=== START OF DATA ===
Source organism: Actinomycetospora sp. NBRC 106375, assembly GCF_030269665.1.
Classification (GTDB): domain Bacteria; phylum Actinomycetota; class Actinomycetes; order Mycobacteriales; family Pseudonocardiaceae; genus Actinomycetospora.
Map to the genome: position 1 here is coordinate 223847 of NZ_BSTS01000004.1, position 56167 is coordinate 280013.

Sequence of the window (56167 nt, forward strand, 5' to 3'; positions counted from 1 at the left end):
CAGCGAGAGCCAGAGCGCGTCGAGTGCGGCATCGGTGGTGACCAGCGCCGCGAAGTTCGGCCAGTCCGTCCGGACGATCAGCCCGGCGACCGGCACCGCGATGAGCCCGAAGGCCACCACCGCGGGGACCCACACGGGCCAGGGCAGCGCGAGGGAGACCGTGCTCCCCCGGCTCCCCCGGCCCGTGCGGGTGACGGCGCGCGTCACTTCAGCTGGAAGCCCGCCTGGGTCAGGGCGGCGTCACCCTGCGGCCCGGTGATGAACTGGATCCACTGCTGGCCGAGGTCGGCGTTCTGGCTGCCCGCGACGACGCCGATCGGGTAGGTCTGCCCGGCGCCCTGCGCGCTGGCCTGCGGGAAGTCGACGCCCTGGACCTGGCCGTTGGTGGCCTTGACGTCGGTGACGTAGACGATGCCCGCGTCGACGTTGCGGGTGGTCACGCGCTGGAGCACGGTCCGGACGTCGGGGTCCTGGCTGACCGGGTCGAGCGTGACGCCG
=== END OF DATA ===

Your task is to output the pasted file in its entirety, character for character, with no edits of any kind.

Source organism: Actinomycetospora sp. NBRC 106375, assembly GCF_030269665.1.
Classification (GTDB): domain Bacteria; phylum Actinomycetota; class Actinomycetes; order Mycobacteriales; family Pseudonocardiaceae; genus Actinomycetospora.
Map to the genome: position 1 here is coordinate 223847 of NZ_BSTS01000004.1, position 56167 is coordinate 280013.

Sequence of the window (56167 nt, forward strand, 5' to 3'; positions counted from 1 at the left end):
CAGCGAGAGCCAGAGCGCGTCGAGTGCGGCATCGGTGGTGACCAGCGCCGCGAAGTTCGGCCAGTCCGTCCGGACGATCAGCCCGGCGACCGGCACCGCGATGAGCCCGAAGGCCACCACCGCGGGGACCCACACGGGCCAGGGCAGCGCGAGGGAGACCGTGCTCCCCCGGCTCCCCCGGCCCGTGCGGGTGACGGCGCGCGTCACTTCAGCTGGAAGCCCGCCTGGGTCAGGGCGGCGTCACCCTGCGGCCCGGTGATGAACTGGATCCACTGCTGGCCGAGGTCGGCGTTCTGGCTGCCCGCGACGACGCCGATCGGGTAGGTCTGCCCGGCGCCCTGCGCGCTGGCCTGCGGGAAGTCGACGCCCTGGACCTGGCCGTTGGTGGCCTTGACGTCGGTGACGTAGACGATGCCCGCGTCGACGTTGCGGGTGGTCACGCGCTGGAGCACGGTCCGGACGTCGGGGTCCTGGCTGACCGGGTCGAGCGTGACGCCG